RECENT ARTICLES
  • Changes to Olympic Boxing Raise Safety Concern

    by Martin Rogers August 2016

    Several rule alterations by the International Boxing Association (AIBA) have been introduced for the Rio Olympics, all intended to restore boxing to something resembling prominence at the Games.

  • Study: Rio's Waterways Still Contaminated, Risky

    by Jenny Barchfield August 2016

    Just days ahead of the Olympic Games the waterways of Rio de Janeiro are as filthy as ever, contaminated with raw human sewage teeming with dangerous viruses and bacteria, according to a 16-month-long study commissioned by the Associated Press.

  • Payton: Kickoff Rule Will Bring More Returns, Not Fewer

    by The Buffalo News August 2016

    New Orleans Saints head coach Sean Payton is skeptical of the new touchback rule working the way the NFL intended in an attempt to cut down on injuries during kickoffs.

  • Tips to Keep Young Athletes Healthy

    by AB Staff August 2016

    Every sport poses at least some risks. As a parent, you can work together with coaches and your young athlete to help reduce these risks.

  • HS to Try Graduate Assistant as Athletic Trainer

    by Laura Haight, Staff writer August 2016

    The graduate assistant would have to meet all provisions as required in state code, superintendent John Hudson told the board. He was also confident that the contract would prevent the schools from any legal issues if something were to go wrong.

  • New Contact Rules Take Effect for Florida HS Football

    by Adam Fisher August 2016

    When high school football players hit the practice field for the first time Monday, signaling the start of the 2016 season, they'll do so under a new set of rules. The new regulations might sound drastic to those who picture football as a gladiator sport, area coaches say the rules limiting contact won't affect them much. As the game grows more health conscious, coaches have been cutting back on live tackling for years. This season the Florida High School Athletic Association is instituting new limitations on the amount of contact football players can have during practice. Teams can engage in live contact, defined as tackling players to the ground, no more than 80 minutes per week during the regular season.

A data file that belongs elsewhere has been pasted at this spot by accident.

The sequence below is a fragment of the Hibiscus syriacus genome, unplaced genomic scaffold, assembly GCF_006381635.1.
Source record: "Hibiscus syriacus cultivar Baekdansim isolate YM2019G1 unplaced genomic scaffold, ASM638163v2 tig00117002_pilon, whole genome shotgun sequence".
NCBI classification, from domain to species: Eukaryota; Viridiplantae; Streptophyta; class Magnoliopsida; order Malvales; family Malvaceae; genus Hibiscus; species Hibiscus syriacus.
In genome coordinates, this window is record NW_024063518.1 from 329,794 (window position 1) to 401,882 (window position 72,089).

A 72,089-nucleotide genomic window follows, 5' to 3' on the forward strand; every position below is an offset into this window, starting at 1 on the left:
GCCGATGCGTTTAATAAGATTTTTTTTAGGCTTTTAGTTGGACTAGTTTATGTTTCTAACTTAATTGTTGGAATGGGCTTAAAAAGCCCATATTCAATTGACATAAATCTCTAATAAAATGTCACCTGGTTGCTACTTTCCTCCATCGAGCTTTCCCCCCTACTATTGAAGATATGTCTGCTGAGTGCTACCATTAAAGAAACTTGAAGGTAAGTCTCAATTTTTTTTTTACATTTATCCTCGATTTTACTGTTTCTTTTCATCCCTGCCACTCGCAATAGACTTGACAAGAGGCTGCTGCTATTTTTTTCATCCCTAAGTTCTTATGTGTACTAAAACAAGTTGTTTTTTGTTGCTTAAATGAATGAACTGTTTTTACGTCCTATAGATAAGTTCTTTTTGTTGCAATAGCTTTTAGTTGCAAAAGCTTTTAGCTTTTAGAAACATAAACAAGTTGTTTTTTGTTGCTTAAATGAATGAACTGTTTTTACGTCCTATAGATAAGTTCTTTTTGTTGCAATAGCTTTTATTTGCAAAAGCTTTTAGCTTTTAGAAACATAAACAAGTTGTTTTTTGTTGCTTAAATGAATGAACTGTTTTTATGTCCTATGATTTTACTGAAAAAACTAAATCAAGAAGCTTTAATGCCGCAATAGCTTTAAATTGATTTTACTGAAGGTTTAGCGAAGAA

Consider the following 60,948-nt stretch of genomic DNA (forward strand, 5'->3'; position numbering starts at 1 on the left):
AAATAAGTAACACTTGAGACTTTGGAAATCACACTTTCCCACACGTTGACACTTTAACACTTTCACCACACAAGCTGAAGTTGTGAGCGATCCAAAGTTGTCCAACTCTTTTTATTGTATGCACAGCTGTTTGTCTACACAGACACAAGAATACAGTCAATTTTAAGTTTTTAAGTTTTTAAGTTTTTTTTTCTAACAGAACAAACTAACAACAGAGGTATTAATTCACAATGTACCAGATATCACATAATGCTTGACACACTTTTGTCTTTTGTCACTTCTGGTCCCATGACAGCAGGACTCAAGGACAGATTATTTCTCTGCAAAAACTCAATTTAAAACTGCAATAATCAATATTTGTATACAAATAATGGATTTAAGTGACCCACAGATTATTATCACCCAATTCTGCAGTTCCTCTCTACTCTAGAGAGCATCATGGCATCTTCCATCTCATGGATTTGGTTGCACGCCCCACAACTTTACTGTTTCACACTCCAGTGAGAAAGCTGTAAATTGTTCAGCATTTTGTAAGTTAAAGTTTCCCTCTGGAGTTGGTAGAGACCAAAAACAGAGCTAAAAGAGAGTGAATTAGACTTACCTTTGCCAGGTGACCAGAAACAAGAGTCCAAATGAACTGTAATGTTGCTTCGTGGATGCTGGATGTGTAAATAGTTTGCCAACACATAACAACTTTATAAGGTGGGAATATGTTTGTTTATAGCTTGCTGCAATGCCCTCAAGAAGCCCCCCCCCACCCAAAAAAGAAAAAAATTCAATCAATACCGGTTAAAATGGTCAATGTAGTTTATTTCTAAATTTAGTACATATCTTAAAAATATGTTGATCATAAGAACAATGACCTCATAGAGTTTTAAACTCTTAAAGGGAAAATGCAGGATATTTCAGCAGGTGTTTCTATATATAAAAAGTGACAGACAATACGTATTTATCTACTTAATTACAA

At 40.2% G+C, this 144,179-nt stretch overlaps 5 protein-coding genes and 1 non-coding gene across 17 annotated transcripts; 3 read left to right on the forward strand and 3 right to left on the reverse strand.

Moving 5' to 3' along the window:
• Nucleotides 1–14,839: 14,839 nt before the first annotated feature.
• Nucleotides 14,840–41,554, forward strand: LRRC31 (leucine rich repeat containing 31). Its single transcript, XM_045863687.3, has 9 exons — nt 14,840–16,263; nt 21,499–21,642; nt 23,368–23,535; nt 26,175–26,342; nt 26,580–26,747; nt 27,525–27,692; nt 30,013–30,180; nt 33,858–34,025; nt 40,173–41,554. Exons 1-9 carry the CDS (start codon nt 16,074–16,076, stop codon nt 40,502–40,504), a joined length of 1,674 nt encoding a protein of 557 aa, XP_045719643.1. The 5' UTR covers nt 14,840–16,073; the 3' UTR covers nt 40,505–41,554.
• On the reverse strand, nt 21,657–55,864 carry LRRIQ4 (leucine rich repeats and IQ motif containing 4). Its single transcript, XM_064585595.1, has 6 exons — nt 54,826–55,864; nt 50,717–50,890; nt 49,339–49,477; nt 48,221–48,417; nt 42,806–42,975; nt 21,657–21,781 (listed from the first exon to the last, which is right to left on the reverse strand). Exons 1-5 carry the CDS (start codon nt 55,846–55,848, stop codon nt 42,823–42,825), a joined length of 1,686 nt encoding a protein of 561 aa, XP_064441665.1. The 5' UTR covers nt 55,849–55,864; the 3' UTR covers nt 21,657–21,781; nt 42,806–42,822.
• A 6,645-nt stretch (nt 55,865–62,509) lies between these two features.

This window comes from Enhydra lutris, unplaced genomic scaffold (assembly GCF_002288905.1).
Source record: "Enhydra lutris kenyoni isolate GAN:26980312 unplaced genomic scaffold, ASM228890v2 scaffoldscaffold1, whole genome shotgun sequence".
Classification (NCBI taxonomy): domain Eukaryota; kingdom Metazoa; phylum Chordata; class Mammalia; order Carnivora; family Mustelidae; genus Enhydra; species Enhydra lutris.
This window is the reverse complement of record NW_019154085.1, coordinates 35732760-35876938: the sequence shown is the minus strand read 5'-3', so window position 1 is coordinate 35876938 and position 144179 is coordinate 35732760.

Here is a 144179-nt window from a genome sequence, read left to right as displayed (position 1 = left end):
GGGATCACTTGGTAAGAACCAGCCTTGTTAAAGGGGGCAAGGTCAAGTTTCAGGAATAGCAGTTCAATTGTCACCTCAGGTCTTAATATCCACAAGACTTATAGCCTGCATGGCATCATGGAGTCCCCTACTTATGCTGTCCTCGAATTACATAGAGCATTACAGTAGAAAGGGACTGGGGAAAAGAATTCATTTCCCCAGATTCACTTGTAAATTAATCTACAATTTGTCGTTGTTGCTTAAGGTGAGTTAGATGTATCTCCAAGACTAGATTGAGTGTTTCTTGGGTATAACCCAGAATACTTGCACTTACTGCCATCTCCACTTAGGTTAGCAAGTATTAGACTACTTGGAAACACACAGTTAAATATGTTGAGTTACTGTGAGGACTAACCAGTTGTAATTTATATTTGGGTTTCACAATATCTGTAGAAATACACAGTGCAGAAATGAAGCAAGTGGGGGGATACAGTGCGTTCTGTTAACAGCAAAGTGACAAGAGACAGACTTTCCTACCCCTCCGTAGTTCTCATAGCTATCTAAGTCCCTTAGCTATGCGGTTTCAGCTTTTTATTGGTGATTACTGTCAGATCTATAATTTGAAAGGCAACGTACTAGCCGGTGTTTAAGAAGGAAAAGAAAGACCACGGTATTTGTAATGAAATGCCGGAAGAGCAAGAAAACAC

• How Will Rowers Handle Rio's Polluted Water?

    by Rachel Axon August 2016

    Athletes competing in water where debris, contaminants and high levels of bacteria have been found will take safety precautions when training and competing at the upcoming Rio Olympics. Last year, 13 U.S. rowers got sick at the junior world championships in Rio. But games organizers and IOC President Thomas Bach have repeatedly said they will provide a safe environment for athletes. We spoke to rower Esther Lofgren, who retired after winning gold with the women’s eight at the London 2012 Games, about the situation in Rio.

  • NHL's Bettman Denies Link Between Concussions, CTE

    by Jason Scott July 2016

    NHL commissioner Gary Bettman doubled down on his stance that there is not sufficient evidence to prove that concussions are linked to chronic traumatic encephalopathy (CTE), the degenerative brain disease at the center of a class-action lawsuit against the league.

  • Indiana HS Coaches Adapting to New Practice Rules

    by Gordon Engelhardt July 2016

    For the first time, the Indiana High School Athletic Association (IHSAA) and Indiana Football Coaches Association (IFCA) crafted a rule limiting full contact to twice a week. The intent, according to Mater Dei coach Mike Goebel, was to address overall safety concerns, especially concussions.

  • Data: USA Football Program Doesn't Reduce Concussions

    by Jason Scott July 2016

    With awareness of concussions at an all-time high, it’s no secret that people involved with football are concerned. Parents, players, coaches and professional organizations such as the NFL are all looking for ways to make the game safer. But a new report from the New York Times reveals that one of the most popular safety programs isn't working as advertised.